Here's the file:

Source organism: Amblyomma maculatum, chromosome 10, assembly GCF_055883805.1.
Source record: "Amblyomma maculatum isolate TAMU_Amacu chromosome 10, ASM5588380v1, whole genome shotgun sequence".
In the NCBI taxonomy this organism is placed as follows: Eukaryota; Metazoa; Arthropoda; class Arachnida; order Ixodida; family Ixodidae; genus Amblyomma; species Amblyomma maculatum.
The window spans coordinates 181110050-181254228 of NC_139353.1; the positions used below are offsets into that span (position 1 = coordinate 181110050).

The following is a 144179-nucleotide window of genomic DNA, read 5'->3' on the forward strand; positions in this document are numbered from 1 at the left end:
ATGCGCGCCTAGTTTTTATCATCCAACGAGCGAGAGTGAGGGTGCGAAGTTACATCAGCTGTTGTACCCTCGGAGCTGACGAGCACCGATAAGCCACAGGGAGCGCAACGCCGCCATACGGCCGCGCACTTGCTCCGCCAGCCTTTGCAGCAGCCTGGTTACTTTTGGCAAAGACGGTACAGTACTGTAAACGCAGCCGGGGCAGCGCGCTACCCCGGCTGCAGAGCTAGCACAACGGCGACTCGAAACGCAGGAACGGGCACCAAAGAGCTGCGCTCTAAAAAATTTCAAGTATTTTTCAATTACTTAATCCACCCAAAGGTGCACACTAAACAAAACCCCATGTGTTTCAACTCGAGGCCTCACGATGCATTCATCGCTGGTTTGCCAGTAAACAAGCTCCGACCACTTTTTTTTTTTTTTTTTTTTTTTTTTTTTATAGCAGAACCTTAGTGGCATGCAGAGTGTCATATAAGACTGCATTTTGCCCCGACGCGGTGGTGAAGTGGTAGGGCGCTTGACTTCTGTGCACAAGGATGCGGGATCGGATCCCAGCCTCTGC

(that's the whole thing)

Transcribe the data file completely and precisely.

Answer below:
Source organism: Amblyomma maculatum, chromosome 10, assembly GCF_055883805.1.
Source record: "Amblyomma maculatum isolate TAMU_Amacu chromosome 10, ASM5588380v1, whole genome shotgun sequence".
In the NCBI taxonomy this organism is placed as follows: Eukaryota; Metazoa; Arthropoda; class Arachnida; order Ixodida; family Ixodidae; genus Amblyomma; species Amblyomma maculatum.
The window spans coordinates 181110050-181254228 of NC_139353.1; the positions used below are offsets into that span (position 1 = coordinate 181110050).

The following is a 144179-nucleotide window of genomic DNA, read 5'->3' on the forward strand; positions in this document are numbered from 1 at the left end:
ATGCGCGCCTAGTTTTTATCATCCAACGAGCGAGAGTGAGGGTGCGAAGTTACATCAGCTGTTGTACCCTCGGAGCTGACGAGCACCGATAAGCCACAGGGAGCGCAACGCCGCCATACGGCCGCGCACTTGCTCCGCCAGCCTTTGCAGCAGCCTGGTTACTTTTGGCAAAGACGGTACAGTACTGTAAACGCAGCCGGGGCAGCGCGCTACCCCGGCTGCAGAGCTAGCACAACGGCGACTCGAAACGCAGGAACGGGCACCAAAGAGCTGCGCTCTAAAAAATTTCAAGTATTTTTCAATTACTTAATCCACCCAAAGGTGCACACTAAACAAAACCCCATGTGTTTCAACTCGAGGCCTCACGATGCATTCATCGCTGGTTTGCCAGTAAACAAGCTCCGACCACTTTTTTTTTTTTTTTTTTTTTTTTTTTTTATAGCAGAACCTTAGTGGCATGCAGAGTGTCATATAAGACTGCATTTTGCCCCGACGCGGTGGTGAAGTGGTAGGGCGCTTGACTTCTGTGCACAAGGATGCGGGATCGGATCCCAGCCTCTGC